Life’s uncertain, what matters is now, not how you fared.
While Mr Martin makes it clear that he never really thought of becoming a full-fledged writer until Pretty Flamingo happened, he says now it has become next to impossible for him to stop writing. ‘When I came up with the concept for my first novel, I believed that would be the only novel I would write. But then I found I enjoyed the whole process and I started getting ideas for other novels, so I figured I might as well keep at it. Now here I am working on my fifth novel,’ he shares with a smile.
The men who dwell on land theirs state they have an open mind;
No trouble may happen upon they feel; ‘We are always kind!’
Some biding with those men but sense there is something amiss;
They say they’re having a tough time; ‘A thing or two we miss.’
When author Vince Stevenson was just twenty-nine years old, he’d moved to London, and for the first time, began living alone. That was exactly when he felt he’d all the time in the world. Before relocating to London, the author, now sixty-two, had worked for big companies and was heavily involved in communication. ‘In the old days, we had large dictionaries on our desks. I attended meetings and was often responsible for disseminating and documenting material, and it had to be accurate. If anything left my desk with a typo, I’d be cross with myself,’ begins Mr Stevenson, speaking to the Literary Express in an exclusive interaction. That was exactly when he started attending writing classes and meeting people with similar interests. ‘And I found that incredibly inspiring. I began to write short stories about the IT world, and I had many published in Computer Weekly,’ he tells us with a beatific smile.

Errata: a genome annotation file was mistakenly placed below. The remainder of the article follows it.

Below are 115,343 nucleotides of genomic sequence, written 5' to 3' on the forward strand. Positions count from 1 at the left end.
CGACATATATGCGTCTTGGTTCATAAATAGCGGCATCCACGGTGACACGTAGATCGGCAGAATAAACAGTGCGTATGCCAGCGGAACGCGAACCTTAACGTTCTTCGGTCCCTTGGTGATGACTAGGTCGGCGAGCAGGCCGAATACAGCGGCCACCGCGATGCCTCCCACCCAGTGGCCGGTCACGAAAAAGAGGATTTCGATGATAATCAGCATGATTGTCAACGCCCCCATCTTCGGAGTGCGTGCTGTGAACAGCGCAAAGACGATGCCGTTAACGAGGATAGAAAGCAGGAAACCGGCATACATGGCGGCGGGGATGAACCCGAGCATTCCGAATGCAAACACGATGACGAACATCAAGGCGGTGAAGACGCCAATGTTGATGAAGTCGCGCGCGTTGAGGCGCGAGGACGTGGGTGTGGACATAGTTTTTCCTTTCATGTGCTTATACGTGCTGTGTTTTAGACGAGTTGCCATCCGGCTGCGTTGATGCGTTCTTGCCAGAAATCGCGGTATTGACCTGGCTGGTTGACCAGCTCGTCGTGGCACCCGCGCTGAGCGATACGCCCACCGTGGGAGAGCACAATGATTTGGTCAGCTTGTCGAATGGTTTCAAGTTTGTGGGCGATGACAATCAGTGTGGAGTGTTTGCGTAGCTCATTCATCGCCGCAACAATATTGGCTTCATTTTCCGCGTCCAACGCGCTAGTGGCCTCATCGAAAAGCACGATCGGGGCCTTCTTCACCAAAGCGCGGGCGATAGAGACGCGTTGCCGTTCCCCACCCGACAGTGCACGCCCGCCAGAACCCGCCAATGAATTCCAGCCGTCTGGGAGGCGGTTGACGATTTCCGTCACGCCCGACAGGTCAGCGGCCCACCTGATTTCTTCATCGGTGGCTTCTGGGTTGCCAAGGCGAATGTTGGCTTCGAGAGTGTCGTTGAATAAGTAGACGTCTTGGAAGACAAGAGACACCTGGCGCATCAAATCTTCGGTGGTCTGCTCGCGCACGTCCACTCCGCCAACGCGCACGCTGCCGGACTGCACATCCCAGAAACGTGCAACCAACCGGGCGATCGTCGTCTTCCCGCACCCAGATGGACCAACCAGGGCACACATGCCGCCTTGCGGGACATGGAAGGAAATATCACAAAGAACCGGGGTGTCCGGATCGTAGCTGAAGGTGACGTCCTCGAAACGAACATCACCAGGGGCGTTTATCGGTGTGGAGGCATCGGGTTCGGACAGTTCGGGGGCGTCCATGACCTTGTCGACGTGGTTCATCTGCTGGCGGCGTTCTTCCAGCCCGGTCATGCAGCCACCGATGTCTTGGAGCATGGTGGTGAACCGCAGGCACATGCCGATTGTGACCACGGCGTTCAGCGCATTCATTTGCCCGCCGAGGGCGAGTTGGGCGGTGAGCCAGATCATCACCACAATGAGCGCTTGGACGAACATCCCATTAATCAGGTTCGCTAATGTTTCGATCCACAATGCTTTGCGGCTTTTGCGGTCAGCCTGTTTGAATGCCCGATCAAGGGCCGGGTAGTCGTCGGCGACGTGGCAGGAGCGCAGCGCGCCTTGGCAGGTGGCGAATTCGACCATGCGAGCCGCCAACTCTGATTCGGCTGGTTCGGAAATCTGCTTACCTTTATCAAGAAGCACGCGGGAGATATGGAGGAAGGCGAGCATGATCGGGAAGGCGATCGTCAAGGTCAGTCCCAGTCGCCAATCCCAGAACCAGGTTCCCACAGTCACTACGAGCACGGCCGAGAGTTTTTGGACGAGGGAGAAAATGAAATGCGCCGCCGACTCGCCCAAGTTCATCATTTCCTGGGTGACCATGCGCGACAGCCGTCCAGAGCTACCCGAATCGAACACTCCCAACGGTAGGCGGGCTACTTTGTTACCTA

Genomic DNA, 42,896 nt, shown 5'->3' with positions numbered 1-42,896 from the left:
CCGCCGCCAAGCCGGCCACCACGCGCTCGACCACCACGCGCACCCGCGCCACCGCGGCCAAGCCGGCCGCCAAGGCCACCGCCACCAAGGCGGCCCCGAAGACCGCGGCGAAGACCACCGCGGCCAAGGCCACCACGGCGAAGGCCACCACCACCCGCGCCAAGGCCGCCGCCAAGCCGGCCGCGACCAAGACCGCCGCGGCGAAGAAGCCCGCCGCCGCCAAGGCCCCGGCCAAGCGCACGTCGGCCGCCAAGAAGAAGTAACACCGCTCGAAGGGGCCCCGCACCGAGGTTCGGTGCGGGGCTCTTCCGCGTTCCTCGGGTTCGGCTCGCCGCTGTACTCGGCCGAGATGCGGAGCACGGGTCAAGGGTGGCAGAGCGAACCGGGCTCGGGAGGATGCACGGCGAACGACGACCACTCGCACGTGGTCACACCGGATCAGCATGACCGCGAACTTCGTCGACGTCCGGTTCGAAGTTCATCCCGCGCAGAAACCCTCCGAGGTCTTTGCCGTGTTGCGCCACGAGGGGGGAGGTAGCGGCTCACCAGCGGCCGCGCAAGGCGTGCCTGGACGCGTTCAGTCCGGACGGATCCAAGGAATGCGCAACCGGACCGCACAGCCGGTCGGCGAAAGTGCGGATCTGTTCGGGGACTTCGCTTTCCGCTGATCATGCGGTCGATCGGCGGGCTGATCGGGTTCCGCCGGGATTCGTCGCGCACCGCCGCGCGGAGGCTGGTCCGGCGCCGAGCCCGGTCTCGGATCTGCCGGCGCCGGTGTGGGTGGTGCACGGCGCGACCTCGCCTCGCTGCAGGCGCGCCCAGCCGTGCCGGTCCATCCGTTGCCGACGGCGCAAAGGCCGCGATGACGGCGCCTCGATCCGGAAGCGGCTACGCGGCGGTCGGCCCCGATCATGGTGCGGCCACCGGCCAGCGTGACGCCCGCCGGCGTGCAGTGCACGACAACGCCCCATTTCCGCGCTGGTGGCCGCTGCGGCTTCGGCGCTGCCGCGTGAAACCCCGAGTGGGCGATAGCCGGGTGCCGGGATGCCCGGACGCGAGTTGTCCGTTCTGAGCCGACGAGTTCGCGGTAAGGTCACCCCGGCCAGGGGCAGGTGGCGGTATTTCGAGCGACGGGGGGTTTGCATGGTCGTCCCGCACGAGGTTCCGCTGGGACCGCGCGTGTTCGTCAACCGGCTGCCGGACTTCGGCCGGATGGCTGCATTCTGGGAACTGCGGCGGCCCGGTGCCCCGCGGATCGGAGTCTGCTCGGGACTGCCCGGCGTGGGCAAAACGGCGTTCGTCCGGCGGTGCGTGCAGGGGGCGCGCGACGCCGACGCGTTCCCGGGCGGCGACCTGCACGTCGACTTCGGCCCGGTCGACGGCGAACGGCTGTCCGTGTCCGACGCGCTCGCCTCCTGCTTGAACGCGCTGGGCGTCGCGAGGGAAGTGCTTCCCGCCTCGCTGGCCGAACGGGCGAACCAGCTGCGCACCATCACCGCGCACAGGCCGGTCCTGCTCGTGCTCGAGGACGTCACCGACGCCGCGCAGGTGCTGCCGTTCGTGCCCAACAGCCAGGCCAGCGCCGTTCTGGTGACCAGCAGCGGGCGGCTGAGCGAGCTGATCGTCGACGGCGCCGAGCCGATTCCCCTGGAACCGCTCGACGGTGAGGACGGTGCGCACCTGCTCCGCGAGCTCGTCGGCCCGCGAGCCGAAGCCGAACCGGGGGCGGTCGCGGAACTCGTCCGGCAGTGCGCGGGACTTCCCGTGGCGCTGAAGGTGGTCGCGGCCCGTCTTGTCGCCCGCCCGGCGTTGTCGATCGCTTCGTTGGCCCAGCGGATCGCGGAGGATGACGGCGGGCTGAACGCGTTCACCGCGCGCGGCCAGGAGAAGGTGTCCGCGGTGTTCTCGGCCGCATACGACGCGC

While being grateful for having a micro-press publisher that enjoys his Kink Noir series, the author emphasises that without a contract from the big-five, becoming a full-fledged author is not about to happen. ‘That is because self-publishing has led to a deluge of books hitting the market at a daily rate. The competition is fierce, and there is a bottleneck of novels to choose from. I can only hope that writing non-traditional neo-noir thrillers with erotic elements will carve out a niche,’ he explains.
I stood in the middle of the room, looking at the open door, at the chipped tile. The memories of that horrifying night flooded my mind. All that blood, all that pain. Tears welled in my eyes. It wasn’t deserved, it wasn’t right what they did. But what was right was what came to them. All of them.
Two weeks was what it took renowned Kenyan author, entrepreneur and keynote speaker Laban T M’mbololo, Esq to write the manuscript of his debut book Influence: The Secret of Selling. The author says that the book was received so well that he happened upon many a person who complimented him for bringing about a transformation of sorts in their lives.
What makes a woman a mother?
Oh, pain and patience will I say;
She sure knows not how to other
or to keep care and warmth away.
Oh! A mother hits not the hay
when her kids are hungry or sad;
Embodies love, for kids does pray.
A mother’s selfless, with love clad.
Indie author Jamie Sonnier, a trans male and a vehement advocate of LGBTQA+ rights, avers he is a plotter. As a matter of fact, before putting pen to paper, he has everything figured out. Speaking to the Literary Express in an exclusive interaction, the author says he is quite wont to take extensive notes before setting about writing a book. ‘Occasionally an idea might come to me while I am writing the story, but typically, if I sit down to begin writing, the entire story is already thought out,’ he tells us with a smile.
Hangs a mirror on the wall of the abode seen
with a demeanour mystic, queer, fine, indiscreet.
Shows it to each who sits in front a stolen sheet,
telling truths revealed to none, a shaming scene.
Oh! The past returns to haunt those who there have been.